Authors: Singam, J; Balla, LK; Singh, DP

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Singam, J, Balla, LK & Singh, DP 2006, 'Strategies in Mine Closure Vis-à-Vis Some Indian Underground Mines', in AB Fourie & M Tibbett (eds), Mine Closure 2006: Proceedings of the First International Seminar on Mine Closure, Australian Centre for Geomechanics, Perth, pp. 835-841,

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Mine closure is an intricate phase in the life of the mine, which calls for comprehensive planning beforehand. Many investigations need to be made hand in hand with the mine plan in order that the site is released in an ecologically sustainable state of the society. However, in some instances of mine closures in India, progressive closure planning phases need further improvements to avoid adverse socio-economic impacts on the local community. The typical mine closure case of Bharat Gold Mines Limited, and some coal mines of various coalfields in India are posing stern challenge to the mining community. If closed early, it may lead to permanent loss of natural resource and unethical, however, extending the life of a mine without proper evaluation may be uneconomical and unsafe. There has to be a balance between the two alternatives in the life of a mine with due regard to safety and modern mining technology available indigenously and also globally. This paper presents some of the legislative and social aspects of mine closure, including some of the formalities to be fulfilled in Indian mining scenario. The Scientific closure of mining operations is an issue of recent origin in India. Till recently there were no guidelines for systematic and scientific closure of mining operation keeping in view the conservation of minerals, environmental and safety aspects (Ambesh, 2005). Management of socio-economic impact of large mines and panning for the closure of mines and effective regulation of small scale mines has caused increasing international concern over an number of features of the mining industry (Philip et al., 2005). Operational and environmental management related to a gold mine closure, in the context of declining gold prices was discussed by Aluson and Paul (2000). They stated that social responsibility of business is to increase profits with due regard to formulation of corporate strategy incorporating the kind of economic and human organization. The strategy also should define the range of business the industry is to pursue, the kind of economic and non-economic contributions intend to make to its shareholders, employees, customers and communities. Citizenship means active commitment and responsibility making a difference in one community, society and ones country. Internal/external conflicts of real as well as unreal nature in various organizations are most common while dealing with closure of mines and need to be pursued in the context of sociological and psychological principles (Ujjwala and Jayanthu, 2006). Conventionally, many of the coalmines were planned in feasibility stage with the primitive methods of extraction: Bord and pillar and Long wall mining in India (Jayanthu et al., 2000b). The main deficiency of the established techniques could be that they are usually adopted productively in some of the local geo-mining conditions of the mine and may not be economic and safe always in another site-specific geomining conditions. Other shortcomings of the techniques are that they are deficient for all the in-situ condition in remote regions that are difficult to access at the planning stage, although some of the recent geophysical techniques (Ground Penetration Radar) could be used to probe the reserves ahead of the workings. Some times, innovative strategies to avert the absolute closure were also implemented in India by converting under ground mines to opencast mines. About 1835 Mt of coal has been standing on pillars of thick seams scattered in various Indian coal fields (Jayanthu, 1999a, 1999b). Around 30% of the developed thick seams are underneath protected surface while the rest 70% are amenable to caving. Adverse strata control problems are experienced at the time of the major roof falls in goaf involving loss of life and considerable quantity of coal in some of the depillaring panels, more often in thick seams (Jayanthu et al., 1998). Such geo-mining problems lead to adoption of closure as an ultimate alternative in case of many mines in India. Many scientific investigations were conducted to deal with such problems especially in thick seams including high horizontal stresses in typical Mine Closure 2006 ― Andy Fourie and Mark Tibbett (eds) © 2006 Australian Centre for Geomechanics, Perth, ISBN 0-9756756-6-4 Mine Closure 2006, Perth, Australia 835 coalfields to avert the closure of mines in South Eastern and Western Coalfields of India (Jayanthu et al., 2000a, 2000b). Particularly, in Jharia Coalfield of India (JCF), there is about 19497 Mt of coal available for extraction (Singh et al., 1994). However, about 7500 Mt coal is only amenable for opencast mining. Because of many geo-mining problems including strata control problems and surface structures, extraction in mines could not be continue as per the feasibility reports prepared a few decades back based on the then available mining technology. Thus innovative mining technologies need to be implemented with due regard to global mining scenario. (Jayanthu et al., 2000a, 2000b). About 1200 MT coal could be extracted out of total reserve of 20000 MT and lack of coking coal reserve cannot be cited as reason for coking coal import. (Rai, 2005).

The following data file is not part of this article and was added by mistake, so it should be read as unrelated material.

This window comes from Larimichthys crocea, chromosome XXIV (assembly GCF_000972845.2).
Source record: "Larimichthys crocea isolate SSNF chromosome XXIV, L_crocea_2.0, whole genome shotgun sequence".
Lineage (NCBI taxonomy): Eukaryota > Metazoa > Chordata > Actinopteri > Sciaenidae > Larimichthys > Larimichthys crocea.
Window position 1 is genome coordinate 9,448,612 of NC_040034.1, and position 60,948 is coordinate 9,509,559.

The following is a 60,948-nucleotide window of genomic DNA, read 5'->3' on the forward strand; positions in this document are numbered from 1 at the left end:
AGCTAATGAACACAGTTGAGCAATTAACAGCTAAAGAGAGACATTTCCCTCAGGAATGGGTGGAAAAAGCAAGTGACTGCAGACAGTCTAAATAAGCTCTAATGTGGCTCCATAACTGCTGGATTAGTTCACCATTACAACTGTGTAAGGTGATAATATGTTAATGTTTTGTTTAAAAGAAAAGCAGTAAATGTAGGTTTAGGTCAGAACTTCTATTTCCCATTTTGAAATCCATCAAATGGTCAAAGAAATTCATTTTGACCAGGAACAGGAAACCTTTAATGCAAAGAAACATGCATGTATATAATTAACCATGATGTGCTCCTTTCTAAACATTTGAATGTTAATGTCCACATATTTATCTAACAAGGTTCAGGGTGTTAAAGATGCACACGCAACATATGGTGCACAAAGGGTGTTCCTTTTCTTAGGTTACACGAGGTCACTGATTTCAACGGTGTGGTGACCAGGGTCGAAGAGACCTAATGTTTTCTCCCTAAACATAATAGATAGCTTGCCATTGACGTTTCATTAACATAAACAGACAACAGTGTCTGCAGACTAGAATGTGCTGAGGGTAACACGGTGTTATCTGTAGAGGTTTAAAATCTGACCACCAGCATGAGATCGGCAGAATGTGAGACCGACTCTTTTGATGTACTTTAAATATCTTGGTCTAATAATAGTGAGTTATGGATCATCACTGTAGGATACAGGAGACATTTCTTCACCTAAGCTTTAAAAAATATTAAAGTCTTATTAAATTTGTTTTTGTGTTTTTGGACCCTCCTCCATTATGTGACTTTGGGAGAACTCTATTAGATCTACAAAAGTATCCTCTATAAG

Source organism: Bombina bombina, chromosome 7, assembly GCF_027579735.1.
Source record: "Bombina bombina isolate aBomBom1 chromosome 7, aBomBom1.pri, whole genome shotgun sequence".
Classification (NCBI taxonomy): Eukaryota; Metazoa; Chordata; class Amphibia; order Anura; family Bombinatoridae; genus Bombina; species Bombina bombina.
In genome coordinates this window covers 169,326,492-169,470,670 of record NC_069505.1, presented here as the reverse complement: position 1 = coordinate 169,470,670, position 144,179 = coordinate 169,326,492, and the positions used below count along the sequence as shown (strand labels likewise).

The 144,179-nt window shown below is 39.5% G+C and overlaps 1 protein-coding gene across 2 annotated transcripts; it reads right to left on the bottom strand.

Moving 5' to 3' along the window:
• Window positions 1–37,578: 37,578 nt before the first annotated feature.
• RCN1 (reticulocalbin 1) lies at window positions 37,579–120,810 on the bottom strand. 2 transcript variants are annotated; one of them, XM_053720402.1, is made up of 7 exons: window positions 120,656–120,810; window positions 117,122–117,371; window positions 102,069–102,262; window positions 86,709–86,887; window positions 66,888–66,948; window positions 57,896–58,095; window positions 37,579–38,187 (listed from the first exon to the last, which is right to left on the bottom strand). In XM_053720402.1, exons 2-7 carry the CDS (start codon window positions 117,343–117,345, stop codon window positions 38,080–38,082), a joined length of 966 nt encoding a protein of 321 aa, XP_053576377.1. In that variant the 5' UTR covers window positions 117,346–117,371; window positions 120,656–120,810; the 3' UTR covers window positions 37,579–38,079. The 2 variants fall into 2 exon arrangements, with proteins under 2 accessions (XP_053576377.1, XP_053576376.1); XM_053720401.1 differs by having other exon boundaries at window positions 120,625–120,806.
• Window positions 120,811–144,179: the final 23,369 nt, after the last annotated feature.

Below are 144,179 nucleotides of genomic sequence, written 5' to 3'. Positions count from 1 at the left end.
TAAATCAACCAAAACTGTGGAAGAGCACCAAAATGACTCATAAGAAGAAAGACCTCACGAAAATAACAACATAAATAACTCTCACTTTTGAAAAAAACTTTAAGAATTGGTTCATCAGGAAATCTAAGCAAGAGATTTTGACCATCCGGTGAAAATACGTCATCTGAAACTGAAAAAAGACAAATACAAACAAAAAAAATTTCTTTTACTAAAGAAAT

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Social Impacts
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